Monthly Archives: March 2018

I am a story

I am a walking story–
A collection of memories and
Reflections on experience
Stored loosely in neurons and
Running through neural pathways:
A worldview at once shaped,
Shaping, and being shaped.

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Finally figured out…

I finally figured something out that’s been bugging me for years…

A week ago I said something stupid to one of my closest friends. It was hurtful and thoughtless. We both thought about it for a couple of days and then sat down and worked it out. I owned my responsibility for what I said and asked for his forgiveness. And he gave it. I confessed what I had done, said I would be more careful in the future, and we moved on. We resolved the offense. There is peace between us again.

Identifying as a Christian and understanding that identification as a commitment to peacemaking means confronting the evils that we do to each other and working to resolve them. “Forgiveness” is not “pretending” that someone didn’t do something hurtful when they did. In fact, it requires acknowledging it in order to release them from the burden of repayment. The peace of Christ requires us to recognize the evils and seek restorative justice. Restorative justice isn’t justice at all unless there is an effort to recognize what is wrong and seek to make it right.

The hardest part about identifying as a Christian and trying to have relationships with others who do, as well, is that most people who also identify as Christian simply don’t understand this. In fact, I’d say most don’t realize that their Christianity isn’t supposed to look like the power structures of the world. This is the reason that it hurts so much to have Christian friends who show honor to people who have treated me or someone I love like complete crap.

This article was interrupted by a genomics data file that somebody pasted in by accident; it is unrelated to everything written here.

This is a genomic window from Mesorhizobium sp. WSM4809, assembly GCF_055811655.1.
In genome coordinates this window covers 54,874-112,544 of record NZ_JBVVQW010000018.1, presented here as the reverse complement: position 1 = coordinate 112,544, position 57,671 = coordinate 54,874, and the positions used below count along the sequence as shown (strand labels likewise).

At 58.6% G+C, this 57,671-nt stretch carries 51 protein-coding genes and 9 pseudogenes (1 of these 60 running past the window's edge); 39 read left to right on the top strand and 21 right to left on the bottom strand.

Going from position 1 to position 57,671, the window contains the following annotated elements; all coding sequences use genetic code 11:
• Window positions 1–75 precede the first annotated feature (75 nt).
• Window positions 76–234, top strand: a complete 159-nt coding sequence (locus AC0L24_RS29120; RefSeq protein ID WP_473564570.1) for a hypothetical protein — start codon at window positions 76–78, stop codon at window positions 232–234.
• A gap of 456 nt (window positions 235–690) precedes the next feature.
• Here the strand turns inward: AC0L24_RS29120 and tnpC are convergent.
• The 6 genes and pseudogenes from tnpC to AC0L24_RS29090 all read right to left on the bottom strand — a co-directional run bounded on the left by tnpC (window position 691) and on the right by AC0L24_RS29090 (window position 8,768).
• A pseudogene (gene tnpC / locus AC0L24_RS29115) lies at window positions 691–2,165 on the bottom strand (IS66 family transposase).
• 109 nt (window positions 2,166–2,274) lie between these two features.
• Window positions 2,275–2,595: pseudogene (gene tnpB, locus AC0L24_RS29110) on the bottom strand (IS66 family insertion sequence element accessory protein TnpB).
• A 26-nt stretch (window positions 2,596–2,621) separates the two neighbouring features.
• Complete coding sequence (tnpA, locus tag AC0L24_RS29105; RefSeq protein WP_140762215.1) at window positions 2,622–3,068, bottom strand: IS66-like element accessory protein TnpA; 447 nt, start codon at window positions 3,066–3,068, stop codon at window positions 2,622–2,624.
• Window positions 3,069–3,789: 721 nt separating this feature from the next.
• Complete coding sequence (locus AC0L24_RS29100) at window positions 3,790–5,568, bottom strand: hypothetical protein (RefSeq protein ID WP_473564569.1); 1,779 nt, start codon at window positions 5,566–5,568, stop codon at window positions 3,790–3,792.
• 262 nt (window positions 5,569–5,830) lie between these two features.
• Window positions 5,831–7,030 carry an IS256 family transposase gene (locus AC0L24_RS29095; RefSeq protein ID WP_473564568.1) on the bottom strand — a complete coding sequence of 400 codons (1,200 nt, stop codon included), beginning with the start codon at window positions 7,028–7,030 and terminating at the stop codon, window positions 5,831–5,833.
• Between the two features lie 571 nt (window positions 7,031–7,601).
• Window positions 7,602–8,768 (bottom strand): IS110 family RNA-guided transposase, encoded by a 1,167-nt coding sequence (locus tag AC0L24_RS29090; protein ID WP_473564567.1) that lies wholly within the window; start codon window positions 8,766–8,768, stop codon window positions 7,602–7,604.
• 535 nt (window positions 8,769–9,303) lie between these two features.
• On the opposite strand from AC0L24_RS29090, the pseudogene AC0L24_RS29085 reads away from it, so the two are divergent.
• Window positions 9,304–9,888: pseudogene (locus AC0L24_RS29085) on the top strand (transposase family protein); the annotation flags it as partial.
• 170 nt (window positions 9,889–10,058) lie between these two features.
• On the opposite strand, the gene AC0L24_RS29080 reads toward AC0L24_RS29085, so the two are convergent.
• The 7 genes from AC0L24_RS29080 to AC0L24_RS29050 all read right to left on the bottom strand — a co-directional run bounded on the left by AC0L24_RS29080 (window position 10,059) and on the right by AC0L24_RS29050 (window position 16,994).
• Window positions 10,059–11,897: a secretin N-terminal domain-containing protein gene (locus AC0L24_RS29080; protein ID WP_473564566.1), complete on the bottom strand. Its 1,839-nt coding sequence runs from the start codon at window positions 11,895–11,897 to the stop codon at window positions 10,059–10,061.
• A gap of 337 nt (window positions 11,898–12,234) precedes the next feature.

They’re convinced that we’re “unforgiving” because we think that making peace means making real peace and not ignoring the fact that people do evil and claim to do it in God’s name. Ignoring it or pretending it’s not evil isn’t peace: it’s enabling abuse.

Several weeks ago a friend of mine made a FB comment about someone who had done just such crap-treatment to me. He said, “So-and-so is just a great guy, reasonable and good-hearted. I think highly of him.” (I’m paraphrasing some.) My experience with him had been very different. So, I commented, “I don’t.” My comment was instantly deleted by the owner of the convo, as he had every right to do. But he never asked me why I said it or felt that way. It was clear that the only reason I might say something like that is that I’m a jerk, or unforgiving. I’ve been called that a lot.

I can tell you, it is excruciatingly painful to watch people continue on in relationships with people who crucified you or someone you loved as if it never happened. Watching people who love us go on with the people who treated my wife like something they stepped in as if nothing ever happened hurts in a way I simply can’t express.

I think it’s also one reason we’ve had such a hard time imagining a church to go to.

I’ve been called “harsh” a lot. I’m “too confrontational.” I need to have fewer “expectations” that people will do what is right. I need to pretend they aren’t hurting people so that they can go on hurting people as comfortably as possible.

I’ve been told that I just can’t handle being “disagreed with” (a comment I’ve heard a thousand times and will adamantly deny it until I die). I’ve been told that I’m “looking for the perfect church” because I’m “judgmental.” I’m not. I’m looking for the church. I have only found snippets of it so far.

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